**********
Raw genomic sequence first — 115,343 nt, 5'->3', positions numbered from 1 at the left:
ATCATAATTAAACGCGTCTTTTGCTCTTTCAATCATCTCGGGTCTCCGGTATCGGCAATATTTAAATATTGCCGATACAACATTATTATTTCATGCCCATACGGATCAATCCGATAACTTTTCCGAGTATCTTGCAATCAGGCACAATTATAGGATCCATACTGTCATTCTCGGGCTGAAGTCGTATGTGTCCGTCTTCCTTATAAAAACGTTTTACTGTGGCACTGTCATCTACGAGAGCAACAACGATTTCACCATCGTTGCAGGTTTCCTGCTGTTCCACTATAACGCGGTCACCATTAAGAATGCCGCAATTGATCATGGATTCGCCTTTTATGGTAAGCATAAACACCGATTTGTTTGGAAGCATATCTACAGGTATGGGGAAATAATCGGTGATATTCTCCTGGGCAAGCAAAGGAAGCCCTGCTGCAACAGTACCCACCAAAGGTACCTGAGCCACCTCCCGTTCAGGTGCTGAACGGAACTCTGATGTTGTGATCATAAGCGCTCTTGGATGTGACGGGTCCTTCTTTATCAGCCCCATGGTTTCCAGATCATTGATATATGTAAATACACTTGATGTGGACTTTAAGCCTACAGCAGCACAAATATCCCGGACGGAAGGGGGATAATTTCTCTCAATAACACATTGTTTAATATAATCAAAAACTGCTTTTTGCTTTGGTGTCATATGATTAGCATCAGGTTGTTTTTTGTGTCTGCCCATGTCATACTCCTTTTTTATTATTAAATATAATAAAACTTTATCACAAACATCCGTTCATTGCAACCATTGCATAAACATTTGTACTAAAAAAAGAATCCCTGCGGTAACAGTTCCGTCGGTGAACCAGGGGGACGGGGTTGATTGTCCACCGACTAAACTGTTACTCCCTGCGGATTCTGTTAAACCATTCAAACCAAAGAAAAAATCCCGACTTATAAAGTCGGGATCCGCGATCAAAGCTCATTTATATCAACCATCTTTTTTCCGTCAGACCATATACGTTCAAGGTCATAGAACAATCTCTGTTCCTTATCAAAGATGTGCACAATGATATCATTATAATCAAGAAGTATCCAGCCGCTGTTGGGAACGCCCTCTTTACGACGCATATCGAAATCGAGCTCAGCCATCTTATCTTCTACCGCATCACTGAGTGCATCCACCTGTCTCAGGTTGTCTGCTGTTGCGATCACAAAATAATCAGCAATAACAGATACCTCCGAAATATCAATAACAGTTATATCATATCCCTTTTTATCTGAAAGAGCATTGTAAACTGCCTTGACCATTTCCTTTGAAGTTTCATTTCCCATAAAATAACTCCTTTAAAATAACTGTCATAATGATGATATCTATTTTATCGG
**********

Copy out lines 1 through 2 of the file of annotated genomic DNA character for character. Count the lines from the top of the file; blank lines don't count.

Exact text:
Raw genomic sequence first — 115,343 nt, 5'->3', positions numbered from 1 at the left:
ATCATAATTAAACGCGTCTTTTGCTCTTTCAATCATCTCGGGTCTCCGGTATCGGCAATATTTAAATATTGCCGATACAACATTATTATTTCATGCCCATACGGATCAATCCGATAACTTTTCCGAGTATCTTGCAATCAGGCACAATTATAGGATCCATACTGTCATTCTCGGGCTGAAGTCGTATGTGTCCGTCTTCCTTATAAAAACGTTTTACTGTGGCACTGTCATCTACGAGAGCAACAACGATTTCACCATCGTTGCAGGTTTCCTGCTGTTCCACTATAACGCGGTCACCATTAAGAATGCCGCAATTGATCATGGATTCGCCTTTTATGGTAAGCATAAACACCGATTTGTTTGGAAGCATATCTACAGGTATGGGGAAATAATCGGTGATATTCTCCTGGGCAAGCAAAGGAAGCCCTGCTGCAACAGTACCCACCAAAGGTACCTGAGCCACCTCCCGTTCAGGTGCTGAACGGAACTCTGATGTTGTGATCATAAGCGCTCTTGGATGTGACGGGTCCTTCTTTATCAGCCCCATGGTTTCCAGATCATTGATATATGTAAATACACTTGATGTGGACTTTAAGCCTACAGCAGCACAAATATCCCGGACGGAAGGGGGATAATTTCTCTCAATAACACATTGTTTAATATAATCAAAAACTGCTTTTTGCTTTGGTGTCATATGATTAGCATCAGGTTGTTTTTTGTGTCTGCCCATGTCATACTCCTTTTTTATTATTAAATATAATAAAACTTTATCACAAACATCCGTTCATTGCAACCATTGCATAAACATTTGTACTAAAAAAAGAATCCCTGCGGTAACAGTTCCGTCGGTGAACCAGGGGGACGGGGTTGATTGTCCACCGACTAAACTGTTACTCCCTGCGGATTCTGTTAAACCATTCAAACCAAAGAAAAAATCCCGACTTATAAAGTCGGGATCCGCGATCAAAGCTCATTTATATCAACCATCTTTTTTCCGTCAGACCATATACGTTCAAGGTCATAGAACAATCTCTGTTCCTTATCAAAGATGTGCACAATGATATCATTATAATCAAGAAGTATCCAGCCGCTGTTGGGAACGCCCTCTTTACGACGCATATCGAAATCGAGCTCAGCCATCTTATCTTCTACCGCATCACTGAGTGCATCCACCTGTCTCAGGTTGTCTGCTGTTGCGATCACAAAATAATCAGCAATAACAGATACCTCCGAAATATCAATAACAGTTATATCATATCCCTTTTTATCTGAAAGAGCATTGTAAACTGCCTTGACCATTTCCTTTGAAGTTTCATTTCCCATAAAATAACTCCTTTAAAATAACTGTCATAATGATGATATCTATTTTATCGG